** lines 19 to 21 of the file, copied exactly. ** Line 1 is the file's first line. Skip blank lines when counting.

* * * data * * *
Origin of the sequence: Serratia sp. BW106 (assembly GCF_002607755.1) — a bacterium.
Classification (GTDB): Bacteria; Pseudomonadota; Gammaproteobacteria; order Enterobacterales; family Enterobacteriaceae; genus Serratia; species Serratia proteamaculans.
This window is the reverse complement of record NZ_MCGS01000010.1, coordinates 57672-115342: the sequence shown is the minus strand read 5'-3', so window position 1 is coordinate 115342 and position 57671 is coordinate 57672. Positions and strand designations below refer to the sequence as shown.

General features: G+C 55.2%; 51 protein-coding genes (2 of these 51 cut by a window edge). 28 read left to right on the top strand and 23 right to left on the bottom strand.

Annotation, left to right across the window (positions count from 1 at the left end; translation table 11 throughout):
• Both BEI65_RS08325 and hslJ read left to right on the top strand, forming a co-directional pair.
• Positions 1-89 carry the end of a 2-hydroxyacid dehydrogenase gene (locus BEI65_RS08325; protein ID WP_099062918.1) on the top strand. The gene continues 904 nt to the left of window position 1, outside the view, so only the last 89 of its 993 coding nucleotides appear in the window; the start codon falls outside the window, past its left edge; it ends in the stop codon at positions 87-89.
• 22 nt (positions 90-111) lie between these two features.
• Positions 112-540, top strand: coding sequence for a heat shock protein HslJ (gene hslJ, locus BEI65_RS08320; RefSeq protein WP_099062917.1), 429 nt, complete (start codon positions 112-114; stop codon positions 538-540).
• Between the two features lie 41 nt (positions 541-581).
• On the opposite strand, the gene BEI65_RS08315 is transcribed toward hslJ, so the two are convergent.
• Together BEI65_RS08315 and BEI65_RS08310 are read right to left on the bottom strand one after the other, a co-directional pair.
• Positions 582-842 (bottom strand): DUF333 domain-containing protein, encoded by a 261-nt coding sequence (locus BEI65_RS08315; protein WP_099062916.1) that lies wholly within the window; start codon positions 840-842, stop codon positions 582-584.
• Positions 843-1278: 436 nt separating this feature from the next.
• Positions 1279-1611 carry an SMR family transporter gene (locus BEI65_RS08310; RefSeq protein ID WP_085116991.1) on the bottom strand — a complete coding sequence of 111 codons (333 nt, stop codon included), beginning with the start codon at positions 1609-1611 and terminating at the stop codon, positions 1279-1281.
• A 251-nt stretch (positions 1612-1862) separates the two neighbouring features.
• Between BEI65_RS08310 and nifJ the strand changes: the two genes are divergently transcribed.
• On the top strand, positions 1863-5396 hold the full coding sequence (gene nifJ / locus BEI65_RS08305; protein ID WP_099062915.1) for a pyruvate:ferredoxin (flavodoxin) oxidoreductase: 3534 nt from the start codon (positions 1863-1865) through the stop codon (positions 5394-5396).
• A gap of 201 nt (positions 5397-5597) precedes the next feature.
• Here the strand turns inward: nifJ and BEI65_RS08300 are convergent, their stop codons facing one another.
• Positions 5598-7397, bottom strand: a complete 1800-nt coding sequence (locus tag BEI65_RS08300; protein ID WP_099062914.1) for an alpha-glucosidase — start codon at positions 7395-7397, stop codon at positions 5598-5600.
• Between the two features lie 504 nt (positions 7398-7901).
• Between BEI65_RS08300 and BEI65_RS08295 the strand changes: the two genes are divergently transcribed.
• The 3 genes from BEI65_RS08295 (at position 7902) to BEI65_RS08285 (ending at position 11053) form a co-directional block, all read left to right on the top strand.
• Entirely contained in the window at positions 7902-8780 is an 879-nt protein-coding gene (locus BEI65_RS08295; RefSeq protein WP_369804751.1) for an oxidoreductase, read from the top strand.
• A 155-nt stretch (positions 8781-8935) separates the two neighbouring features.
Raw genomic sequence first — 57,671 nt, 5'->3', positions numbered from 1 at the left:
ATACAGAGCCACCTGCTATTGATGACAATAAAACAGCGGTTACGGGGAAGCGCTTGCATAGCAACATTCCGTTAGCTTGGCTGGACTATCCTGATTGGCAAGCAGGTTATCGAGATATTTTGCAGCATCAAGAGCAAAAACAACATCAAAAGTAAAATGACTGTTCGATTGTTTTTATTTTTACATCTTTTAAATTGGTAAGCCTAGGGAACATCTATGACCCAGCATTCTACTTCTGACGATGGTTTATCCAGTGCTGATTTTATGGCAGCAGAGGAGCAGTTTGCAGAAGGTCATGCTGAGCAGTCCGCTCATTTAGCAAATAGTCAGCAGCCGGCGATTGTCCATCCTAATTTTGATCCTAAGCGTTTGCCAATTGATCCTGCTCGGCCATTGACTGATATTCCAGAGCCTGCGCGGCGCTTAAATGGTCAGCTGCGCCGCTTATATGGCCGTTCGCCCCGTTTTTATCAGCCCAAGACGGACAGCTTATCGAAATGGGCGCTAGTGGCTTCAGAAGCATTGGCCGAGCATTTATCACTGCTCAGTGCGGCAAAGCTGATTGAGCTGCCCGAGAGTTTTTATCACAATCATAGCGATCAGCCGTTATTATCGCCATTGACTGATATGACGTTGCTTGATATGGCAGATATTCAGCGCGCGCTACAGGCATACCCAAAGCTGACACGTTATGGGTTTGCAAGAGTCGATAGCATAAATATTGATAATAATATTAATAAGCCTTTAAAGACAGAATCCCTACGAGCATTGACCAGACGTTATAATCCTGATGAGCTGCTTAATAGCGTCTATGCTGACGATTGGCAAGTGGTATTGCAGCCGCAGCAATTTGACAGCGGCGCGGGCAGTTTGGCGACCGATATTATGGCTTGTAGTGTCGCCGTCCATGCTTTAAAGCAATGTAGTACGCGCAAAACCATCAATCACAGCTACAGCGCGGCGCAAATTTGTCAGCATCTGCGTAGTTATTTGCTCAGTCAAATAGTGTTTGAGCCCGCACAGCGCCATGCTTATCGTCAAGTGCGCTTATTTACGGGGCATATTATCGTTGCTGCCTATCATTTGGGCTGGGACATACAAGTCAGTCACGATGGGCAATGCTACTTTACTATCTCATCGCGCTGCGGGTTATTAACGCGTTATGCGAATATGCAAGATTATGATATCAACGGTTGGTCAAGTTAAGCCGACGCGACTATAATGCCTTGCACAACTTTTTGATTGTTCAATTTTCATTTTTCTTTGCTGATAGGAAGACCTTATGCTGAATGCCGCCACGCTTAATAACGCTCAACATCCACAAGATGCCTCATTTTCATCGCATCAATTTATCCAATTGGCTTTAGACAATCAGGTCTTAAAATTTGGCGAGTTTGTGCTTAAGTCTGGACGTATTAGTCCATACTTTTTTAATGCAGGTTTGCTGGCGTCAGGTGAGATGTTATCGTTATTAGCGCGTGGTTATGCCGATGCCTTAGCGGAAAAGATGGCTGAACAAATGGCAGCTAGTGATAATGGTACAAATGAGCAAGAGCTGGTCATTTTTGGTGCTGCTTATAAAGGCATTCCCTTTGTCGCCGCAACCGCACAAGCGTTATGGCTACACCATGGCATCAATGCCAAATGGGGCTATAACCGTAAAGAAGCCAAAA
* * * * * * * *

• A gap of 201 nt (positions 5397-5597) precedes the next feature.
• Here the strand turns inward: nifJ and BEI65_RS08300 are convergent, their stop codons facing one another.
• Positions 5598-7397, bottom strand: a complete 1800-nt coding sequence (locus tag BEI65_RS08300; protein ID WP_099062914.1) for an alpha-glucosidase — start codon at positions 7395-7397, stop codon at positions 5598-5600.